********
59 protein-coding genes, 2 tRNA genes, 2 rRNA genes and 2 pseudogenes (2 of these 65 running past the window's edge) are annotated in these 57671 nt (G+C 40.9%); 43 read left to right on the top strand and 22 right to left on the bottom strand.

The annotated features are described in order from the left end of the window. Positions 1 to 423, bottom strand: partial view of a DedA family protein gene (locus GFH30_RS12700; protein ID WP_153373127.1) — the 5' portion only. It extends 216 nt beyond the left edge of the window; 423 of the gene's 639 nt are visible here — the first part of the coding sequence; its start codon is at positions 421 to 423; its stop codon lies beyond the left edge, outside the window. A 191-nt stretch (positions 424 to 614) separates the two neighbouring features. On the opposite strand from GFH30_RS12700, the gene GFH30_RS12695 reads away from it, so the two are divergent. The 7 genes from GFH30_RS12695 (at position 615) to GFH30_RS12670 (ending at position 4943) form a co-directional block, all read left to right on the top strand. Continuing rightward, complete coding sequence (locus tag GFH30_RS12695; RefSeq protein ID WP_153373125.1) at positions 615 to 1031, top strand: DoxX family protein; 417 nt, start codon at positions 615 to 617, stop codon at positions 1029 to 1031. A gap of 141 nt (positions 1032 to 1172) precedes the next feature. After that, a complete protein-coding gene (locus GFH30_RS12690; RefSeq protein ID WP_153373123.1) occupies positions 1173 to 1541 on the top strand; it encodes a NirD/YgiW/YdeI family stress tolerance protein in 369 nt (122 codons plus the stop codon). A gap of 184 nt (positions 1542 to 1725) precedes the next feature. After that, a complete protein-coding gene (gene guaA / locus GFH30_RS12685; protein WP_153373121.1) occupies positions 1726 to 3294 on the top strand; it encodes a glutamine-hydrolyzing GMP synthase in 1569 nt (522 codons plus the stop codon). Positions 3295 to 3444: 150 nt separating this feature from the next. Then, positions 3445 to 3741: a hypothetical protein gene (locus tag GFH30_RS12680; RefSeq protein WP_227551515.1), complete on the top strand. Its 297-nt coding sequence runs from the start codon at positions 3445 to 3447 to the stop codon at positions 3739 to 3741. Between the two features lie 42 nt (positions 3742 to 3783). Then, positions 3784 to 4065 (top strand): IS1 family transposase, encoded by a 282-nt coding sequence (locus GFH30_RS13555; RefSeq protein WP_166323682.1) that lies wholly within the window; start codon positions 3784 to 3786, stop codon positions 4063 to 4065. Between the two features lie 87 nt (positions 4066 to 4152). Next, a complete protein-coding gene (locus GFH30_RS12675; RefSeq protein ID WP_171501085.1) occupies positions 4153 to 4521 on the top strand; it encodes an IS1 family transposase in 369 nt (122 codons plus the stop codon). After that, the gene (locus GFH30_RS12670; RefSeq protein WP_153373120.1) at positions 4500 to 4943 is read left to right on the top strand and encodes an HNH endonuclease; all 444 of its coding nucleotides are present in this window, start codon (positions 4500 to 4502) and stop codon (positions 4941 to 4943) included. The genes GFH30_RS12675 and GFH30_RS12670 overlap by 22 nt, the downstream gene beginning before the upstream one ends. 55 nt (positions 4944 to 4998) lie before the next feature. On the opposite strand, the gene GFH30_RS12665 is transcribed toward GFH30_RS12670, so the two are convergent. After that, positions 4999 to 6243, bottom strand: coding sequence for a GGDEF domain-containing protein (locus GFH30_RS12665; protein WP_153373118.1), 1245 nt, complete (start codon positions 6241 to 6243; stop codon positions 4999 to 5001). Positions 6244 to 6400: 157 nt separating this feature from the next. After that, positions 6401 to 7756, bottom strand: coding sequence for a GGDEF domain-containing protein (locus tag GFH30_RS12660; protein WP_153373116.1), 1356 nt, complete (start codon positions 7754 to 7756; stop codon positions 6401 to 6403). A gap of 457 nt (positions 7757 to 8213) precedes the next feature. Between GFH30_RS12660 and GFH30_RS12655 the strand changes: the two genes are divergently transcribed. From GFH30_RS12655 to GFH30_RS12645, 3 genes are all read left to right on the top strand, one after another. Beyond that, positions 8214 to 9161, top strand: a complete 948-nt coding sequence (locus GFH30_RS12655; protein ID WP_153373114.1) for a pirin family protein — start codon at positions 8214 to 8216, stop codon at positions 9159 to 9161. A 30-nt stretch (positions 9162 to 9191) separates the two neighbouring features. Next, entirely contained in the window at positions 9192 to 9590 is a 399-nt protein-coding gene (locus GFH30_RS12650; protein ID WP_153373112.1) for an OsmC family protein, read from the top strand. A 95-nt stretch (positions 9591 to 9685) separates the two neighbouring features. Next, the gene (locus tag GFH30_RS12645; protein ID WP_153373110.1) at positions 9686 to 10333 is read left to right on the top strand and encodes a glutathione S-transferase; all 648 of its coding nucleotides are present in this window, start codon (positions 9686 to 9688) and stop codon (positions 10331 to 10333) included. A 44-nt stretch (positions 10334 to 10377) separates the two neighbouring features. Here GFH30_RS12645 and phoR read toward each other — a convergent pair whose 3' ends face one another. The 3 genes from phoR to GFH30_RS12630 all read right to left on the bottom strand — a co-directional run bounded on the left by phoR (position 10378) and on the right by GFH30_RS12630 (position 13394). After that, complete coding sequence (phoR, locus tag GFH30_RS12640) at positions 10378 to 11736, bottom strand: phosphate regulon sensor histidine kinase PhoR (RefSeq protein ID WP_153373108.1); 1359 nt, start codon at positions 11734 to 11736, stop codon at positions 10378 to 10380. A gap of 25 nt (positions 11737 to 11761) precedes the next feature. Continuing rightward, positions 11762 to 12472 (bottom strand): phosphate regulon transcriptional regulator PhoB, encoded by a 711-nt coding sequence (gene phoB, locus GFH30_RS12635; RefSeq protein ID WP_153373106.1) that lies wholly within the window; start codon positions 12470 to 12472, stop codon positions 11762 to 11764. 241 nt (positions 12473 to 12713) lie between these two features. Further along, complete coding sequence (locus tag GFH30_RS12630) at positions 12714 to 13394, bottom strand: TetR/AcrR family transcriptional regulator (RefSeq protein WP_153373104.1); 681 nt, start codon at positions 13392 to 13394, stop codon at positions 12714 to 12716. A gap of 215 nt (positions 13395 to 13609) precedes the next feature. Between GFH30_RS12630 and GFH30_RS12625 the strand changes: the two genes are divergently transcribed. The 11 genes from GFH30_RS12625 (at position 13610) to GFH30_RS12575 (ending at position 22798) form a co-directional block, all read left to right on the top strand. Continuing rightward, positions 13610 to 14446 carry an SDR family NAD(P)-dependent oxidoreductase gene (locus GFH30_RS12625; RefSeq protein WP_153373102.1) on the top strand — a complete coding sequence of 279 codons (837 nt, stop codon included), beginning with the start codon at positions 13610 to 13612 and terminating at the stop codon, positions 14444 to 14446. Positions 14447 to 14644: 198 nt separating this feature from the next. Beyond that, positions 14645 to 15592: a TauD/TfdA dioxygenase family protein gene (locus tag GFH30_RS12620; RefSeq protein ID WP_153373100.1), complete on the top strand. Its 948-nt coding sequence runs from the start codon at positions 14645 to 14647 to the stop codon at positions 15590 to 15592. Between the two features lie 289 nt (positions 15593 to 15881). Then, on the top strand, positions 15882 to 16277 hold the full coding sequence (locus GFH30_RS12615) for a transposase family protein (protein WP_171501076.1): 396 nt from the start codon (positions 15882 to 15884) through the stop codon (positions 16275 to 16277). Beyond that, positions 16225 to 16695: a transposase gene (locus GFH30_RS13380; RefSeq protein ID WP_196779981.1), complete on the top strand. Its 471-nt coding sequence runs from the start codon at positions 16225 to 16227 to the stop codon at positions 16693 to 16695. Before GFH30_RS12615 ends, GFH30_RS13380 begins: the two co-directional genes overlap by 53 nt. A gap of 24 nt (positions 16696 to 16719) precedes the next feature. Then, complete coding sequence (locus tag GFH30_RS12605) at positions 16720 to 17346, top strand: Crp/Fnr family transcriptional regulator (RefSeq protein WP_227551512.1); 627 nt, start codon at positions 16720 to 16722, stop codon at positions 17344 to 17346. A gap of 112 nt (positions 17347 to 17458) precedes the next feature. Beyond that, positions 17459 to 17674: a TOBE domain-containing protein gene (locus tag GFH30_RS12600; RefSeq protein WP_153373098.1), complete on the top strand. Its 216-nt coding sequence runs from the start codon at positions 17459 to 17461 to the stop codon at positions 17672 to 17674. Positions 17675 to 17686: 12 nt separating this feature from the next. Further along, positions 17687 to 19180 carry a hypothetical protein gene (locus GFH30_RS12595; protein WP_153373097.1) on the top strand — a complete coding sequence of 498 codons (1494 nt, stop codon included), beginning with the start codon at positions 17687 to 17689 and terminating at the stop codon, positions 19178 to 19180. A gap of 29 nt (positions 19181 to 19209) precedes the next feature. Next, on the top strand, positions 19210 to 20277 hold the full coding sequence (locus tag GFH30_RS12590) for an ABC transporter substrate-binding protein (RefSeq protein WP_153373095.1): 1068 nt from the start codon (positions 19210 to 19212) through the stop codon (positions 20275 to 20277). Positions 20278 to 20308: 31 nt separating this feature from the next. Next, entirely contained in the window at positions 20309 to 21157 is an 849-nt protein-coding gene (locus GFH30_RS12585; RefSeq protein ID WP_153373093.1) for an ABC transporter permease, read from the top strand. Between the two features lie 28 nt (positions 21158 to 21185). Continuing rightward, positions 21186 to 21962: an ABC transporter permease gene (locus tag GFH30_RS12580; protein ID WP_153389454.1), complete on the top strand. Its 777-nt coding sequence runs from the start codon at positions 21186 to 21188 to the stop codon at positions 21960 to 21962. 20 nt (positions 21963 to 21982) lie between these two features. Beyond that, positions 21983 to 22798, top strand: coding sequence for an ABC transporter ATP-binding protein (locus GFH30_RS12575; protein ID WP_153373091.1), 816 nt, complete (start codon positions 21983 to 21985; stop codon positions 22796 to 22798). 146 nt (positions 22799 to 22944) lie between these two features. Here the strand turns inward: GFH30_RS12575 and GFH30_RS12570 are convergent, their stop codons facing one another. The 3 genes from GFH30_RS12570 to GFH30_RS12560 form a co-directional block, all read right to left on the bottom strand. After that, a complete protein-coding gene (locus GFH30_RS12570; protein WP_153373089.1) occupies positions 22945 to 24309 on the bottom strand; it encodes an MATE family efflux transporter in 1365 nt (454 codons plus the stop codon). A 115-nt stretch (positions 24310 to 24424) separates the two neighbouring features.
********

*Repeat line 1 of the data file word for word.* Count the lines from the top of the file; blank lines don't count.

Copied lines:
59 protein-coding genes, 2 tRNA genes, 2 rRNA genes and 2 pseudogenes (2 of these 65 running past the window's edge) are annotated in these 57671 nt (G+C 40.9%); 43 read left to right on the top strand and 22 right to left on the bottom strand.